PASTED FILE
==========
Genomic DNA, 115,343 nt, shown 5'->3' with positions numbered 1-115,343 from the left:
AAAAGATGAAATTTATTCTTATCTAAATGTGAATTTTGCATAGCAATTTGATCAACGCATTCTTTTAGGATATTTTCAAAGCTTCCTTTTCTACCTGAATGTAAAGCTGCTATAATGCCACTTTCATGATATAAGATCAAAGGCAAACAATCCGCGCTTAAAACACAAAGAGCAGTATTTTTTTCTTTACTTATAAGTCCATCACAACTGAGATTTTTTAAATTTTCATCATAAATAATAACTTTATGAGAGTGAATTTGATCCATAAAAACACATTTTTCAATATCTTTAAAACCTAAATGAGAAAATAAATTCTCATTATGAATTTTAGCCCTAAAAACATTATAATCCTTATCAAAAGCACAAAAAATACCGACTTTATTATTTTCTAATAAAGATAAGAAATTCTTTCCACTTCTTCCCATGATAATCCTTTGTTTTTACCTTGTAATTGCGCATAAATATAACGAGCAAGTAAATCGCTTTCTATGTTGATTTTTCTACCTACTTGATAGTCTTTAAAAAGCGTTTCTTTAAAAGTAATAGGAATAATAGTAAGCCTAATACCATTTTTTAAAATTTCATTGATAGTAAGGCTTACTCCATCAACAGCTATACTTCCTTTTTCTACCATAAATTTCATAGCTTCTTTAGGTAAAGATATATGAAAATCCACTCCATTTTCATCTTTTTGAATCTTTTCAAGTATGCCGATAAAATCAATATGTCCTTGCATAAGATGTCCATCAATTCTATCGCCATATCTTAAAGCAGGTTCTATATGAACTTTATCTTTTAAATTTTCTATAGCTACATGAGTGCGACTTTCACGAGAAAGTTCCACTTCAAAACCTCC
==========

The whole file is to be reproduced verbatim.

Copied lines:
Genomic DNA, 115,343 nt, shown 5'->3' with positions numbered 1-115,343 from the left:
AAAAGATGAAATTTATTCTTATCTAAATGTGAATTTTGCATAGCAATTTGATCAACGCATTCTTTTAGGATATTTTCAAAGCTTCCTTTTCTACCTGAATGTAAAGCTGCTATAATGCCACTTTCATGATATAAGATCAAAGGCAAACAATCCGCGCTTAAAACACAAAGAGCAGTATTTTTTTCTTTACTTATAAGTCCATCACAACTGAGATTTTTTAAATTTTCATCATAAATAATAACTTTATGAGAGTGAATTTGATCCATAAAAACACATTTTTCAATATCTTTAAAACCTAAATGAGAAAATAAATTCTCATTATGAATTTTAGCCCTAAAAACATTATAATCCTTATCAAAAGCACAAAAAATACCGACTTTATTATTTTCTAATAAAGATAAGAAATTCTTTCCACTTCTTCCCATGATAATCCTTTGTTTTTACCTTGTAATTGCGCATAAATATAACGAGCAAGTAAATCGCTTTCTATGTTGATTTTTCTACCTACTTGATAGTCTTTAAAAAGCGTTTCTTTAAAAGTAATAGGAATAATAGTAAGCCTAATACCATTTTTTAAAATTTCATTGATAGTAAGGCTTACTCCATCAACAGCTATACTTCCTTTTTCTACCATAAATTTCATAGCTTCTTTAGGTAAAGATATATGAAAATCCACTCCATTTTCATCTTTTTGAATCTTTTCAAGTATGCCGATAAAATCAATATGTCCTTGCATAAGATGTCCATCAATTCTATCGCCATATCTTAAAGCAGGTTCTATATGAACTTTATCTTTTAAATTTTCTATAGCTACATGAGTGCGACTTTCACGAGAAAGTTCCACTTCAAAACCTCC